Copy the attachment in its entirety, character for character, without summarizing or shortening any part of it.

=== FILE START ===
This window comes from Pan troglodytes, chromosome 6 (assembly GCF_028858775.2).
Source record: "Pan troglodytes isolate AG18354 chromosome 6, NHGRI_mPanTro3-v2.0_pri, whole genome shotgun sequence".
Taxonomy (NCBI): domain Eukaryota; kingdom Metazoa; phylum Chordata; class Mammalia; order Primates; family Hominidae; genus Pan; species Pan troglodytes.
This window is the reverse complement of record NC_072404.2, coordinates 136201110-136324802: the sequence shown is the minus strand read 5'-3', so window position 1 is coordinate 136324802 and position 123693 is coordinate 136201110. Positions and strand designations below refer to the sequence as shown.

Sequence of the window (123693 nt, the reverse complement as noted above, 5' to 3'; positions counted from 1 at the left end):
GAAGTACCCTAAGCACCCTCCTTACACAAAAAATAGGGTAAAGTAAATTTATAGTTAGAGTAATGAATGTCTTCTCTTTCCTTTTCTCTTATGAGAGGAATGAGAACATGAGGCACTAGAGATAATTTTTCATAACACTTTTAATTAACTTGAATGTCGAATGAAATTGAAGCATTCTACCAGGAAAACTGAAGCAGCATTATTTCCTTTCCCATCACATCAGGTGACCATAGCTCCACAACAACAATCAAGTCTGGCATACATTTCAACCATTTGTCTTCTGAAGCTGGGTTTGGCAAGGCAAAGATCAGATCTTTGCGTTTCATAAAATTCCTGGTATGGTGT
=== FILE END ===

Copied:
This window comes from Pan troglodytes, chromosome 6 (assembly GCF_028858775.2).
Source record: "Pan troglodytes isolate AG18354 chromosome 6, NHGRI_mPanTro3-v2.0_pri, whole genome shotgun sequence".
Taxonomy (NCBI): domain Eukaryota; kingdom Metazoa; phylum Chordata; class Mammalia; order Primates; family Hominidae; genus Pan; species Pan troglodytes.
This window is the reverse complement of record NC_072404.2, coordinates 136201110-136324802: the sequence shown is the minus strand read 5'-3', so window position 1 is coordinate 136324802 and position 123693 is coordinate 136201110. Positions and strand designations below refer to the sequence as shown.

Sequence of the window (123693 nt, the reverse complement as noted above, 5' to 3'; positions counted from 1 at the left end):
GAAGTACCCTAAGCACCCTCCTTACACAAAAAATAGGGTAAAGTAAATTTATAGTTAGAGTAATGAATGTCTTCTCTTTCCTTTTCTCTTATGAGAGGAATGAGAACATGAGGCACTAGAGATAATTTTTCATAACACTTTTAATTAACTTGAATGTCGAATGAAATTGAAGCATTCTACCAGGAAAACTGAAGCAGCATTATTTCCTTTCCCATCACATCAGGTGACCATAGCTCCACAACAACAATCAAGTCTGGCATACATTTCAACCATTTGTCTTCTGAAGCTGGGTTTGGCAAGGCAAAGATCAGATCTTTGCGTTTCATAAAATTCCTGGTATGGTGT